Barrett Esophagus
Paraesophageal Hernia and Barrett Esophagus

Video Endoscopic Sequence 1 of 13.

Paraesophageal Hernia and Barrett Esophagus.

This is the case of a 63 year-old woman that has been suffering of long-standing reflux diseas.

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Endoscopy of Paraesophageal Hernia and Barrett Esophagus.

Video Endoscopic Sequence 2 of 13.

Endoscopy of Paraesophageal Hernia and Barrett Esophagus.

Hiatal hernias may be classified into one of four types. Type I (sliding hiatal hernia) in which there is a migration of the esophago-gastric junction above the diaphragm into the thorax is the most common.

Type II is a true paraesophageal hernia in which the stomach herniates into the thorax, but the esophago-gastric junction remains fixed in its normal anatomic location below the diaphragm.
Type III (mixed paraesophageal hernia) is a combination of a sliding hiatal hernia with some or all of the stomach herniating above the esophago-gastric junction.

Type IV are those hiatal hernias which include abdominal viscera and/or solid organs within the hernia sac.

Rarely, a parahiatal hernia, where gastric herniation occurs through a diaphragmatic defect separate from the hiatus, may be seen.




Endoscopy of Paraesophageal Hernia and Barrett Esophagus.

Video Endoscopic Sequence 3 de 13.

Endoscopy of Paraesophageal Hernia and Barrett Esophagus.

Sliding hiatal hernia.

The patient has also a complex hiatal hernia.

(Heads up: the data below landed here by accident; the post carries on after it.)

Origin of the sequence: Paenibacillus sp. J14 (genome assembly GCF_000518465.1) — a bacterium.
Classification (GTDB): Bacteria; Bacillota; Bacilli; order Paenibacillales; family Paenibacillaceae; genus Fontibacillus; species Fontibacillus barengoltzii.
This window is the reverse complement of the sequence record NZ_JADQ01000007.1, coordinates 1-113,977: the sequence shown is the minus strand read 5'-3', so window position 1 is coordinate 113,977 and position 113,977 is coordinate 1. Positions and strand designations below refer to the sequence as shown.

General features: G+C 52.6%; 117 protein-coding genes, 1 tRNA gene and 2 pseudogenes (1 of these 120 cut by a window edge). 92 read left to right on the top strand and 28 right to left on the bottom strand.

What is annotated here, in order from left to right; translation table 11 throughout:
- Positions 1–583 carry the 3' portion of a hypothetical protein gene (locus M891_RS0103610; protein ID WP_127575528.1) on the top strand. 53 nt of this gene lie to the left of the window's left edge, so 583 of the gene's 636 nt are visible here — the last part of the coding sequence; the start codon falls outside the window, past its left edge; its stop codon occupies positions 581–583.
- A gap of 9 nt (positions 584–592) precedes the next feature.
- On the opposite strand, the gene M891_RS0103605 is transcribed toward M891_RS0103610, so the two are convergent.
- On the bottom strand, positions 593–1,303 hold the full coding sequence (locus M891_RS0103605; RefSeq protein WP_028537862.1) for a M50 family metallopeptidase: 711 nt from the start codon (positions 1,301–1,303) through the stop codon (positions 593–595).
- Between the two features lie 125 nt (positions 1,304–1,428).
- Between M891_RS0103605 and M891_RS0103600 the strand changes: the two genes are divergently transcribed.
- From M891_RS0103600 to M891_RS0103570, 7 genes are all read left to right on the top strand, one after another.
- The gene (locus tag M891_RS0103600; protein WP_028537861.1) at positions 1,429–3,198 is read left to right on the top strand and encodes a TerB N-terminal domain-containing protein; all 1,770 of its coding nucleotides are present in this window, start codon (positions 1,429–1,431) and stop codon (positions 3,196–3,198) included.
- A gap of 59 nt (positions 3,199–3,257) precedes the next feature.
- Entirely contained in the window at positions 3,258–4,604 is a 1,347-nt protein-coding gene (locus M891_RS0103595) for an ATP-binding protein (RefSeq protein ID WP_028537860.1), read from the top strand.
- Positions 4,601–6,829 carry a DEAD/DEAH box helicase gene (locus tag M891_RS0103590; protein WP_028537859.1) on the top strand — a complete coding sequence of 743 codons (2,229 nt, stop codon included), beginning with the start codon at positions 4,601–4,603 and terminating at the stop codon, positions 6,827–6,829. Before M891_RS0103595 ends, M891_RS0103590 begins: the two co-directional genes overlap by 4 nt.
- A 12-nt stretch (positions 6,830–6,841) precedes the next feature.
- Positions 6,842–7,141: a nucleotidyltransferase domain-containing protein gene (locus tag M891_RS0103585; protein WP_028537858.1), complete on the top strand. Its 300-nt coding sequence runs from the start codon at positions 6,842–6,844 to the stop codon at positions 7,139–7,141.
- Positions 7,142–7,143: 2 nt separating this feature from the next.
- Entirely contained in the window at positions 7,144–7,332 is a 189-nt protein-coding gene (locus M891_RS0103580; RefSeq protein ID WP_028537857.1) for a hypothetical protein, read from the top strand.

Barrett Esophagus.

Video Endoscopic Sequence 4 of 13.

Barrett Esophagus.

The Barrett's epithelium is recognizable as salmon colored esophageal mucosa that contrasts with the pearly white appearance of the normal esophageal squamous mucosa.

The length of Barrett's epithelium is conventionally measured by subtracting the distance from the incisors to the squamocolumnar junction from the distance to the top of the gastric folds.

The gastric folds are apparent here. The squamocolumnar junction is seen here.


Endoscopy of Paraesophageal Hernia and Barrett Esophagus.

Video Endoscopic Sequence 5 of 13.

Endoscopy of Paraesophageal Hernia and Barrett Esophagus.

Endoscopic view of Tongues of Barrett's metaplasia.


Endoscopy of Paraesophageal Hernia and Barrett Esophagus.

Video Endoscopic Sequence 6 of 13.

Endoscopy of Paraesophageal Hernia and Barrett Esophagus.

Inside the Paraesophageal hernia, there are fibers accumulated.

 

Argon plasma coagulation therapy for ablation of Barrett’s esophagus

Video Endoscopic Sequence 7 of 13.

Argon plasma coagulation therapy for ablation of Barrett’s esophagus

Endoscopic Ablation of Barrett's esophagus with argon plasma coagulator.

Management of Barrett esophagus is still a clinical challenge Although the incidence of cancer appears to be low, occurring in 0.5% of patients with Barrett esophagust.

Argon plasma coagulation

Video Endoscopic Sequence 8 of 13.

Argon plasma coagulation therapy for ablation of Barrett’s esophagus

Argon plasma coagulation is one of several techniques
used to ablate Barrett's esophagus.

Argon plasma coagulation of Barrett's esophagus is safe and effective. The effects are durable, and buried glands may resolve with time. Long-term follow-up is required to assess the impact of argon plasma coagulation on cancer risk.

Barrett’s esophagus (BO) is undoubtedly associated with an increased risk of adenocarcinoma of the esophagus. Now that therapeutic endoscopy techniques have improved, it is therefore tempting to ablate Barrett’s intestinal metaplasia in order to decrease the risk of tumour development. However, ablation therapy is still controversial, especially for patients having no dysplasia, due to: their low risk of cancer; the risk associated with the technique of ablation; and the fact that we do not know if Barrett’s ablation will really decrease the risk of cancer in the long term in an individual patient.